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This Day in Georgia Civil War History

June 01, 1864

Union Sympathizer Wrote in Diary from Atlanta

A Union sympathizer in Atlanta wrote in her diary of what she saw around her, as the city prepared for the advancement of Sherman’s army.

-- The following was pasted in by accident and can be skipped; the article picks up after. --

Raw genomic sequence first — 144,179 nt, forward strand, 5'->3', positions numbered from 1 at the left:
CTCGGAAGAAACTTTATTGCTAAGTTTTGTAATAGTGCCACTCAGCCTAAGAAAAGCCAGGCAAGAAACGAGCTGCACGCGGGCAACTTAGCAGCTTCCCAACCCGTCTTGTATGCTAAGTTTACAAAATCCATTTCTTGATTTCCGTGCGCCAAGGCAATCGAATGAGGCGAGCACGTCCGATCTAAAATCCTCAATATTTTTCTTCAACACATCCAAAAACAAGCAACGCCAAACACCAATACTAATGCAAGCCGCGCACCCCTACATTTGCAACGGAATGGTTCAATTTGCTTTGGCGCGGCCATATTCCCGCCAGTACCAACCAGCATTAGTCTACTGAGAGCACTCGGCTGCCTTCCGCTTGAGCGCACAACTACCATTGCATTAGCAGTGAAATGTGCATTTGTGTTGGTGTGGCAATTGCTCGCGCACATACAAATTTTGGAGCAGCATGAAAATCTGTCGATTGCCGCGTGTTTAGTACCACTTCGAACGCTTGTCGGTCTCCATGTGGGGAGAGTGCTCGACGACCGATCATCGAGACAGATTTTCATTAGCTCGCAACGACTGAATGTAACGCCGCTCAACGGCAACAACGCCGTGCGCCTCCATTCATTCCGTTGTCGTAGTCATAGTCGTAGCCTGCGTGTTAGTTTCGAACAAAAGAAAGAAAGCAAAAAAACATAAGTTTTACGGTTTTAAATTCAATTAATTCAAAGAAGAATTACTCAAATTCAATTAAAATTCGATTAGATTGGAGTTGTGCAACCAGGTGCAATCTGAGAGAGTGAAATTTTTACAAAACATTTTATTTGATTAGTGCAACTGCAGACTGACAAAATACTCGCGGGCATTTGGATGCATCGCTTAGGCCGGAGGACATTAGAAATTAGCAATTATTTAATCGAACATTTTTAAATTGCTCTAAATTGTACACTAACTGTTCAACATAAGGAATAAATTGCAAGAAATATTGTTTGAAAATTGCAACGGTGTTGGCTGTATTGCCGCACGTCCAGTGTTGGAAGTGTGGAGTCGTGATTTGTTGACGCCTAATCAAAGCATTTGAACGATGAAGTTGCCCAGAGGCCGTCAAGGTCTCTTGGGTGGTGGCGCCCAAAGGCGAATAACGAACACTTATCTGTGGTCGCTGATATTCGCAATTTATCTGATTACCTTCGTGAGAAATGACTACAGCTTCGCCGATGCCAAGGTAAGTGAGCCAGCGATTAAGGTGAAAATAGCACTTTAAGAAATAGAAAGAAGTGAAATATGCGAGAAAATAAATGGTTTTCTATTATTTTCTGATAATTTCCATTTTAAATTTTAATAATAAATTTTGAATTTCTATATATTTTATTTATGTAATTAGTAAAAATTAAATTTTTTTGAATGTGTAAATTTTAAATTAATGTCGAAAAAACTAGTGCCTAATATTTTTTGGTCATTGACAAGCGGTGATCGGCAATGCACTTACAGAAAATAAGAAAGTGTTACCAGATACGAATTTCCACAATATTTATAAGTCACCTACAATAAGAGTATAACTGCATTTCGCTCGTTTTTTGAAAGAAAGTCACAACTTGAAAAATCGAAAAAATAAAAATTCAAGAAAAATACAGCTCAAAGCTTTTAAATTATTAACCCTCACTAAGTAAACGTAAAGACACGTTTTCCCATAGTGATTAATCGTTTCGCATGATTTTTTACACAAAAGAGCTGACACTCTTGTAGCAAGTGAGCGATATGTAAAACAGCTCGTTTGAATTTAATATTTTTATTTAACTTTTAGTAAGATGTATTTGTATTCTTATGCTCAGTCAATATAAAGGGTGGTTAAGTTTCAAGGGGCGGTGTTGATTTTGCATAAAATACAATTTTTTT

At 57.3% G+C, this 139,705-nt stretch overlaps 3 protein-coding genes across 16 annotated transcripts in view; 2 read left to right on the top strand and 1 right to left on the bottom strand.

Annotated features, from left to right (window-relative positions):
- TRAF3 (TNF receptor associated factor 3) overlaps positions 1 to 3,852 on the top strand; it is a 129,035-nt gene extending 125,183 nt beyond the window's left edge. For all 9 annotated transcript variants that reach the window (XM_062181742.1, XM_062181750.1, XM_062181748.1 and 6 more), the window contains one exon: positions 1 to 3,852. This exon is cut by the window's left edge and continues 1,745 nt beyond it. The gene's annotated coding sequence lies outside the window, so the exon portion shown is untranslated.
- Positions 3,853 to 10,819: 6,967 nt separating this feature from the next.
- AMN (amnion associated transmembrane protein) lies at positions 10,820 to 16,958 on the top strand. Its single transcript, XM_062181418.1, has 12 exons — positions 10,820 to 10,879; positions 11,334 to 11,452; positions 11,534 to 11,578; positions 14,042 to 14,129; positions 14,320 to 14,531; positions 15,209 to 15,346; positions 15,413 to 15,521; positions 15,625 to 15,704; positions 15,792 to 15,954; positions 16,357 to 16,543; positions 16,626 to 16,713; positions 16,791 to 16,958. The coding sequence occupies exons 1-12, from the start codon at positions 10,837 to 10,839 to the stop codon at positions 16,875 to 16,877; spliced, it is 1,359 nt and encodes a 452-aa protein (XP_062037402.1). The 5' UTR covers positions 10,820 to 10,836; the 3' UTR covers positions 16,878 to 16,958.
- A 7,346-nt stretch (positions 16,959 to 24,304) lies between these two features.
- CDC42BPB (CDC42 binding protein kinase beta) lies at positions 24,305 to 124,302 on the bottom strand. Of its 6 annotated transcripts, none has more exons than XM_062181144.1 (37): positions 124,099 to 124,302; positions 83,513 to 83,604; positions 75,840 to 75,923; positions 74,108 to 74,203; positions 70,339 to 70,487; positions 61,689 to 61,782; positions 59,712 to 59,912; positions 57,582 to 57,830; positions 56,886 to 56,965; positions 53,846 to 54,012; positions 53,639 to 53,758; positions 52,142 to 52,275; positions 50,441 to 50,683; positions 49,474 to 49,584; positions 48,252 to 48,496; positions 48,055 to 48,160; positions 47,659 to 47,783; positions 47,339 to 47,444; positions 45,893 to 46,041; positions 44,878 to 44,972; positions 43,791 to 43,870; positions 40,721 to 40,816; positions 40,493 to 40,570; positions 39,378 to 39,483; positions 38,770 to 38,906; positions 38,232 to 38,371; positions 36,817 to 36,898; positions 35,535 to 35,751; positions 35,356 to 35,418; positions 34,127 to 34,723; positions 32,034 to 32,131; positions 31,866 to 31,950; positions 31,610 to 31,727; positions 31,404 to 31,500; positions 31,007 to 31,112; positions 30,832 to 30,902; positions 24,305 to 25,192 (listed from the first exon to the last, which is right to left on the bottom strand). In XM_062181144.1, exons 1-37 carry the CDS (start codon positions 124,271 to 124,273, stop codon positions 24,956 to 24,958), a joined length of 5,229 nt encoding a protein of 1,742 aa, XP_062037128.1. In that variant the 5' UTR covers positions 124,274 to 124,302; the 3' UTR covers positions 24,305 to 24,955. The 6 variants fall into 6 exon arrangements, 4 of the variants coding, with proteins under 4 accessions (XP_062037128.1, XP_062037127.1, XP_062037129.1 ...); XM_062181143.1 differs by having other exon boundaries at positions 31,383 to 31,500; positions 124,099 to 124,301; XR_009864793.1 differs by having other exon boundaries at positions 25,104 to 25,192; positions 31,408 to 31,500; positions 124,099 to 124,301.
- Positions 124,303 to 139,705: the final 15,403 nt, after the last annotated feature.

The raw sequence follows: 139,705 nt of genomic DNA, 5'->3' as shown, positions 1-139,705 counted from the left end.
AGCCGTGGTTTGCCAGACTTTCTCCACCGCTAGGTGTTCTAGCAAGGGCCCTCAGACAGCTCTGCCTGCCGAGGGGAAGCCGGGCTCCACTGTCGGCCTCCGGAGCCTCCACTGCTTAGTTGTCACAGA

“A little nearer each day, and each day the cannons are heard more distinctly. Sherman flanks and fortifies, and Johnston falls back. Every day’s paper reiterates, ‘No cause for despondency. We know certain things which we could tell, but the time has not yet come. It will soon be seen that our General knows what he is about.’ “There is sorrow and gloom everywhere around me. But a short distance from my house the militia are stationed. They are composed mostly of men past the conscript age, who had a right to expect exemption from camp life. Many of them, too, have opposed this war from the beginning and have passed through the fires of treason unscathed in soul. One man said he could and would escape across the lines, but he had reason to believe his two sons would be hung in revenge and his house be burned over his defenseless family. So he stands guard in the ditches, through storm and sunshine, with hundreds of men like him praying for deliverance.” Source: Mills Lane (ed.), Georgia: History written by Those who lived It (Savannah: Beehive Press, 1995), pp. 167-168.